In Meisler’s debut mystery, a California real estate agent investigates a poisoning after police eye him as a potential murderer.
Rick Davies’ latest real estate venture is a run-down home located in desirable Mill Valley, which he figures he can sell for nearly $1 million. Octavia Papadopoulos’ late sister, Sylvia, used to live there, and Octavia asks him to look through the attic to verify that it contains nothing valuable. He finds a few notable things that he keeps for himself, including several thousand dollars in cash and a vial of unidentified white powder. Not long afterward, police detectives ask Rick about a dead woman he doesn’t know, but who had his business card. The same detectives later arrest him on unspecified charges at the Mill Valley open house, but oddly, they don’t interrogate him. Following his release on bail, Rick learns that his newly deceased contractor, Barney, may have been poisoned with tainted cocaine—likely from the aforementioned vial, which Rick gave him. To ensure that cops don’t pin a murder on him, Rick searches for a killer, and Kirsten, a real estate agent he recently met, helps him, primarily out of boredom. They begin by talking to Octavia, then stumble upon a suspect or two, as well as other possible murders. Meisler’s unconventional mystery is brisk and generally funny. It’s set in 2008, and there are numerous jokes about then-current technology; in one scene, for instance, Rick watches Kirsten use a finger rather than a stylus on her new iPhone, which he says is “like looking into the future.” As a protagonist, Rick has some unsavory qualities; he drinks excessively, uses his dead father’s prescription morphine, and concentrates too much on Kirsten’s physical traits. Nevertheless, his first-person narration has a certain level of charm; at one point, for example, when he’s wary of someone’s motives, he recalls “that Stephen King movie with Kathy Bates.” The mystery itself isn’t fully satisfying, as Rick generates theories based mostly on speculation, leading to a somewhat convoluted final act. However, the darkly humorous ending does answer some lingering questions.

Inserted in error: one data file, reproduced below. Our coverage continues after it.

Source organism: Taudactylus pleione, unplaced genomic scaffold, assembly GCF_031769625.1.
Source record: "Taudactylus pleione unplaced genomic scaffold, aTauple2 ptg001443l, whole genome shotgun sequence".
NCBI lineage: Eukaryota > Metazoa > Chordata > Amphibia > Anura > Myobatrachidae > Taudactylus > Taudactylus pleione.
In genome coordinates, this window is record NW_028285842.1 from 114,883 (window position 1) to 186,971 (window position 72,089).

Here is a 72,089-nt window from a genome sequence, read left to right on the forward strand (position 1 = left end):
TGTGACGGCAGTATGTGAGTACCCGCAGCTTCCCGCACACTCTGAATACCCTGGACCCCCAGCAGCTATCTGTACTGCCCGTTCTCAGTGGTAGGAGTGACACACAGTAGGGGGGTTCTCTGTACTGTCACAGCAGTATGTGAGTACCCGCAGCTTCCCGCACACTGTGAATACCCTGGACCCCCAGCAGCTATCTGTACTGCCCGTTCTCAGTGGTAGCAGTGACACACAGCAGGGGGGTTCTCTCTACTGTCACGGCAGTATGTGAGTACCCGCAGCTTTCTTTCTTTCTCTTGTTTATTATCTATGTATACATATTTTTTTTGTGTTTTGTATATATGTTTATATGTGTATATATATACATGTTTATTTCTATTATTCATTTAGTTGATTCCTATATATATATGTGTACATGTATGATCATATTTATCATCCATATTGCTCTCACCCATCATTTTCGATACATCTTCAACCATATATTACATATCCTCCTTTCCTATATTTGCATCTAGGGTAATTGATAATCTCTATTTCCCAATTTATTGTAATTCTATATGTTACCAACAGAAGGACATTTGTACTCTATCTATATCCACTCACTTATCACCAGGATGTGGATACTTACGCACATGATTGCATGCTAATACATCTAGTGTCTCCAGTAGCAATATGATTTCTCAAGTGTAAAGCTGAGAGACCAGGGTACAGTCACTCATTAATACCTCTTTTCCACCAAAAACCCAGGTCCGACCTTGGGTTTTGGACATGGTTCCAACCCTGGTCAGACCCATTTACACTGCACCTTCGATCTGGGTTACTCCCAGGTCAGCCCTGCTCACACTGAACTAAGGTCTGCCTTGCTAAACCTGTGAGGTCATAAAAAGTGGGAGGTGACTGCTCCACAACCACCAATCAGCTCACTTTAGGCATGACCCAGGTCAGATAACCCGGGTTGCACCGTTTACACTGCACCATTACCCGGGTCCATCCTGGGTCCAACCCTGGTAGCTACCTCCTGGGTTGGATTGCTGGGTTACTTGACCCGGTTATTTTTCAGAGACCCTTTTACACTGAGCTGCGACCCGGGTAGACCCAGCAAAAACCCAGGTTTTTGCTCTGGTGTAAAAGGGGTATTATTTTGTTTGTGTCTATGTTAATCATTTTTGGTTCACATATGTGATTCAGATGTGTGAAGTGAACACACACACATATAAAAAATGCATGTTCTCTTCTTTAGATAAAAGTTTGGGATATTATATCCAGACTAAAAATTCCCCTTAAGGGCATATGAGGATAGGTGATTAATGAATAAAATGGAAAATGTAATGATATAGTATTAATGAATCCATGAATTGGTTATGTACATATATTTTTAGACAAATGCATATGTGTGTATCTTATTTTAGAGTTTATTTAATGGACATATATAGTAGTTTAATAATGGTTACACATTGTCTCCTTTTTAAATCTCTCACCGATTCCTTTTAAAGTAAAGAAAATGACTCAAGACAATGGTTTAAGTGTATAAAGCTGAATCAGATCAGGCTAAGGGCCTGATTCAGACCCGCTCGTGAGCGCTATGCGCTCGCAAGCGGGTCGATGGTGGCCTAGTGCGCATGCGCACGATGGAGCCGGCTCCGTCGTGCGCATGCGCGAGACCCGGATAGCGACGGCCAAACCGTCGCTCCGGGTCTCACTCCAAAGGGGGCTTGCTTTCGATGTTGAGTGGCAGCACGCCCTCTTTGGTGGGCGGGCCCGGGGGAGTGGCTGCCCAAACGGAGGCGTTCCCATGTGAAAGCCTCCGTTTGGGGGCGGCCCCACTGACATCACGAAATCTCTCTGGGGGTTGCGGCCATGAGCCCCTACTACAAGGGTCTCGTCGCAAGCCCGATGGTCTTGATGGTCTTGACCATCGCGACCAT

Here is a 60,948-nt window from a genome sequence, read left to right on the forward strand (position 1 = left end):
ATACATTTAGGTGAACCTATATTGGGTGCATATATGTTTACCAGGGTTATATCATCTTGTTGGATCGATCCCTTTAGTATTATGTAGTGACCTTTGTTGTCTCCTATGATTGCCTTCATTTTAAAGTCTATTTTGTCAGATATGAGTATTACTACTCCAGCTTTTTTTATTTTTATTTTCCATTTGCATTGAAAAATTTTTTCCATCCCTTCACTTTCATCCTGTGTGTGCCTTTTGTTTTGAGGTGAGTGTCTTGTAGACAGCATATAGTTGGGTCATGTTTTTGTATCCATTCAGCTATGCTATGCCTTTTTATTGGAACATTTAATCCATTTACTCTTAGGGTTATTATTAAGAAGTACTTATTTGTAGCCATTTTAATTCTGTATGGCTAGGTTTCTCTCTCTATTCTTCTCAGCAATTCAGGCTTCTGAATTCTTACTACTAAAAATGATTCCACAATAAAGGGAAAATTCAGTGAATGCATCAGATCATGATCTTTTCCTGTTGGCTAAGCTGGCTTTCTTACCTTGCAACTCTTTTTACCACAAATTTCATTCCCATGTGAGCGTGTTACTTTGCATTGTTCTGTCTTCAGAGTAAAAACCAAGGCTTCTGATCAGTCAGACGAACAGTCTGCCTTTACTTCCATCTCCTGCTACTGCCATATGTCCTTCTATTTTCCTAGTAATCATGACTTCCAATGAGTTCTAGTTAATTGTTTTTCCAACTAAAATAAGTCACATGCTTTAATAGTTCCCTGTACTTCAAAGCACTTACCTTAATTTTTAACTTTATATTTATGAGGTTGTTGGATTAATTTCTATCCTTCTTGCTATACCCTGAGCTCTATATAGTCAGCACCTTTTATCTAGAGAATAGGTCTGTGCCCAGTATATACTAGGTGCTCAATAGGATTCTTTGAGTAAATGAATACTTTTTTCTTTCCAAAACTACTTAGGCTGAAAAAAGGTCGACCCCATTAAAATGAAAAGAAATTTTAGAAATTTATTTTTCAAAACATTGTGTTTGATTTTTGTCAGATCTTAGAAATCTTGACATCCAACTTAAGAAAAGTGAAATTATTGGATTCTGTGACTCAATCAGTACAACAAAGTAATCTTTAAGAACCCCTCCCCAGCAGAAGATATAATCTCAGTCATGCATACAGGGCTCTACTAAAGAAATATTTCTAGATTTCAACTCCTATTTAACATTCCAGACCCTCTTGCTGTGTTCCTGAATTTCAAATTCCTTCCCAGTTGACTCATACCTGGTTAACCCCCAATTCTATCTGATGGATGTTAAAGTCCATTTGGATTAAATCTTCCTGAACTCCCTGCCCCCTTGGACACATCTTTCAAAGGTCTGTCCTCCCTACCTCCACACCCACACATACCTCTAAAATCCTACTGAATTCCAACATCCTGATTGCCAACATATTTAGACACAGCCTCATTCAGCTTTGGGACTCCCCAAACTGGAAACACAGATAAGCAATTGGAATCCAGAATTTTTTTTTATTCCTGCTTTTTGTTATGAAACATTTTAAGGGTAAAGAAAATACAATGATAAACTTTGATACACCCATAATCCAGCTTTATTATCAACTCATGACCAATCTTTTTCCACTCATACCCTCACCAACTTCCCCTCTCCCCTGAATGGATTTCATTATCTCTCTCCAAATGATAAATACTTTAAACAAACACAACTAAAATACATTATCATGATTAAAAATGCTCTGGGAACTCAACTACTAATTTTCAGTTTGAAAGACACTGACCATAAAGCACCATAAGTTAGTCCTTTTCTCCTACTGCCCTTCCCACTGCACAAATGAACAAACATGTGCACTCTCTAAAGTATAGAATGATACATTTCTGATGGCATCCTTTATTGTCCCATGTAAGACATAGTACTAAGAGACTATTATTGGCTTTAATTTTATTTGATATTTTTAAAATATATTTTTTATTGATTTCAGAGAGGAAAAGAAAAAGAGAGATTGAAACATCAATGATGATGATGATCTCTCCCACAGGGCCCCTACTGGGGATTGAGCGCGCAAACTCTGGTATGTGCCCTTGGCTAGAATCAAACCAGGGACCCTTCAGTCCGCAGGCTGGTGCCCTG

An enjoyably off-kilter whodunit with an ethically compromised amateur detective.